December 13, 2017
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Trekkers’ 8th Grade Students Explore the Eastern Seaboard During 14-day Expedition

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On June 24th, 18 eighth grade students from Oceanside High School left midcoast Maine on a two week Advanced Trekkers expedition. Trekkers is a youth-mentoring organization that connects young people with caring adults through expeditionary learning, community service and adventure-based education. The 8th grade group, calling themselves Team Puma, met throughout the school year to create and design their own unique expedition around five educational components: community service, wilderness education, environmental education, adventure-based education, and cultural awareness. Their choices led them as far away as Pittsburgh, Pennsylvania, and included many exciting stops along the way.
Team Puma students were joined by three adult mentors from the community and three student leaders. The group traveled on the green and white Trekkers bus during their journey full of new experiences and adventure. Team Puma first traveled through the Berkshires of Massachusetts to Watertown, where they visited Perkins School for the Blind, which was founded over 180 years ago as the first school for the blind in the United States. During the two night stay in Massachusetts, Team Puma also hiked in the Berkshires and camped at Tolland State Forest.
The next stop for Team Puma was the Poconos of Pennsylvania and Francis Slocum State Park where they went white water rafting on the Lehigh River Gorge. The adventure continued as the students spent a day zip lining before leaving for their next destination. They arrived in Pittsburgh, PA, on July 30 and spent three nights at Raccoon State Park. A visit to the Pittsburgh Zoo was next on the itinerary. There the students learned about endangered species such as snow leopards, red pandas, and polar bears.
While in Pittsburgh, Team Puma fulfilled the cultural awareness aspect of their expedition. The students visited the Zen Center of Pittsburgh where they learned about Buddhism from a Buddhist Monk named Kyoki. Students participated in a short sitting meditation and toured the monastery. Later that evening, the team took to the stands at a Pittsburgh Pirates game.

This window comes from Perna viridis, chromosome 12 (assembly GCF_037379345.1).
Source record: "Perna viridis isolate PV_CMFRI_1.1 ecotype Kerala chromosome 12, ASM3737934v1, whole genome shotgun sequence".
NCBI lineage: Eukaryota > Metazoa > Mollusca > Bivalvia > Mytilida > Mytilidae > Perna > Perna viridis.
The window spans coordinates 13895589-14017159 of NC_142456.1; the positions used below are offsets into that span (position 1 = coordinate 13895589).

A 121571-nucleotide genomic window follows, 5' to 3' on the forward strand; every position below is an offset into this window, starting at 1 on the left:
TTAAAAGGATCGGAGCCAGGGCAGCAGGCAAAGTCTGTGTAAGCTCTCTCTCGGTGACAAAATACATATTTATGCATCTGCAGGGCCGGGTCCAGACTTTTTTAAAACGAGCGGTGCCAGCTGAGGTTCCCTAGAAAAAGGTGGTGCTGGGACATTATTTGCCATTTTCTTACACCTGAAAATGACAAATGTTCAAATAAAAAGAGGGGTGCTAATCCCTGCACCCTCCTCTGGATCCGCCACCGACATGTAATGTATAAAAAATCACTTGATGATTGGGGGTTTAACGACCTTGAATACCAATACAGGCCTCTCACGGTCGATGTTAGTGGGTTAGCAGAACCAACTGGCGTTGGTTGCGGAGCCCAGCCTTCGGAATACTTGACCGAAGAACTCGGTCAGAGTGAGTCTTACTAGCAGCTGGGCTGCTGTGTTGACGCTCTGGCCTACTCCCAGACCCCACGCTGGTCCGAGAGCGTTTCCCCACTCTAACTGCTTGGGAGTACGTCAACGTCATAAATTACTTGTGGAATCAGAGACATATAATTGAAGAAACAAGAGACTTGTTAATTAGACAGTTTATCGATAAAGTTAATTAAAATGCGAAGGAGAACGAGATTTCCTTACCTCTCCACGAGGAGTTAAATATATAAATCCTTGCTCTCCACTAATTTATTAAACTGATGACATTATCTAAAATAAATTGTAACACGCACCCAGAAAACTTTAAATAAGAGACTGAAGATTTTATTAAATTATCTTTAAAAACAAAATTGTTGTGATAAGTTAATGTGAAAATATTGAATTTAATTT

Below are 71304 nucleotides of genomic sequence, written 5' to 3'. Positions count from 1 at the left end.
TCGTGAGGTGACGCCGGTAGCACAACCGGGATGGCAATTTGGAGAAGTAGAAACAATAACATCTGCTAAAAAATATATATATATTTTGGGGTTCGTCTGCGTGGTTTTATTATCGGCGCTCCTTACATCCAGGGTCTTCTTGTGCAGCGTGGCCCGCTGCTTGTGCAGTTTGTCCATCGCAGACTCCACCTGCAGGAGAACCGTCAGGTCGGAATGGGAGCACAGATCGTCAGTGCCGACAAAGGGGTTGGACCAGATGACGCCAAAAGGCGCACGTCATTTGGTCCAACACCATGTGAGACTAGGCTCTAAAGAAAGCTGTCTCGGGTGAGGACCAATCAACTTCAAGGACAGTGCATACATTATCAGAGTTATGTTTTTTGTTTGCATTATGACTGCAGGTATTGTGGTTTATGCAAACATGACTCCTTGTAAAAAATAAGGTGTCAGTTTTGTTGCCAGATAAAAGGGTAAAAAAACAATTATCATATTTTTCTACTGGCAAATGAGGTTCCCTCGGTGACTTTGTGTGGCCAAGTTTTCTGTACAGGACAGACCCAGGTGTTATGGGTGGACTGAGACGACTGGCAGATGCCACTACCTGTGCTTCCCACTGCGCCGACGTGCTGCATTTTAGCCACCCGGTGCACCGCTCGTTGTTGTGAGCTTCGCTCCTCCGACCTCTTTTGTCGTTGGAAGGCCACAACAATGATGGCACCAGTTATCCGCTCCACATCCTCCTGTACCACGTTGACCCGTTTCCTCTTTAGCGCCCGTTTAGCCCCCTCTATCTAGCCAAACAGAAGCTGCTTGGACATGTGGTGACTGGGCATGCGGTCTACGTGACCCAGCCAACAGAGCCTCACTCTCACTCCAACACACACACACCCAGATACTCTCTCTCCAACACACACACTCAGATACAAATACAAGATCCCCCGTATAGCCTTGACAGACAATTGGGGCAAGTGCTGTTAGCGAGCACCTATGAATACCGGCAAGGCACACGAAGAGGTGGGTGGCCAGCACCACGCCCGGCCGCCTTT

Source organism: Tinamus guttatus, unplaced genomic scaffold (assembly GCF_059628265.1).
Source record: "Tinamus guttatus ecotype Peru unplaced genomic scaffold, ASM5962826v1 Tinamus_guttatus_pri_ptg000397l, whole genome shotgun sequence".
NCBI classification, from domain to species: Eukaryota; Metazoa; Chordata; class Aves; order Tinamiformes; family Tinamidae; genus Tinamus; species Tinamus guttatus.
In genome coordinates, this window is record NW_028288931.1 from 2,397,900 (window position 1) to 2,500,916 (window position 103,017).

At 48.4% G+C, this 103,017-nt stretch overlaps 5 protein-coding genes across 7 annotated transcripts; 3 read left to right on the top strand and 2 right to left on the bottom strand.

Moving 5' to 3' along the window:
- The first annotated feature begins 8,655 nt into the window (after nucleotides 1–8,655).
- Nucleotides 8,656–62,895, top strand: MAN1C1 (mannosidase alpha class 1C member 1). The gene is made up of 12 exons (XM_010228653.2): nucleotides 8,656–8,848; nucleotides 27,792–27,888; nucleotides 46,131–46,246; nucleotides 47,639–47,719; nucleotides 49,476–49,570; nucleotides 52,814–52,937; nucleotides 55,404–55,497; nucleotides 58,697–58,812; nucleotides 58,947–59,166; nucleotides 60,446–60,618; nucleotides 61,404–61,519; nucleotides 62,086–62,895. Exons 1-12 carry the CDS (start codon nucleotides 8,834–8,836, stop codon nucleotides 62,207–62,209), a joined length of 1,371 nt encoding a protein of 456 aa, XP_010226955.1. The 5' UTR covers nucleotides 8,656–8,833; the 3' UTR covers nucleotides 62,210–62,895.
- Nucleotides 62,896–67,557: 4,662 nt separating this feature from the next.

As the team started their journey home, they spent the Fourth of July in true Trekkers’ style at Hershey Park, in Hershey, PA, riding roller coasters and water rides at this famous amusement park. The next day they had a guided tour of the Amish Country, camping in Harrisburg that night. As they continued east, the students visited the Lehigh Valley Beekeepers Apiary and discussed the environmental impact of the declining bee population. After a stopover in Connecticut for a good night’s rest, swimming and ice cream, Team Puma returned to Maine with many exciting stories to tell.
Upon their return, Program Manager Meredith Lynt said, “What is remarkable about the 8th grade program is the transformation that students go through in learning to take responsibility for their own lives. Many are used to their parents taking care of all of their needs. In this program, more than any other, they start to realize the benefit of taking care of themselves and others. Developmentally, we know students are ready for this. We just offer opportunities to practice in real life situations with the support of caring adult and student mentors. It can feel scary and requires more effort than an 8th grader is used to, but by the 14th day there’s an incredible sense of self-reliance and responsibility to the group. It really lays the foundation for their remaining 4 years in the program.”

For more pictures and the trip log from the expedition, visit and follow the links to the Advanced Trekkers page. You can also view more photos on Trekkers’ Facebook page: To learn more about Trekkers’ unique mentoring program, please contact the Trekkers office at (207) 594-5095.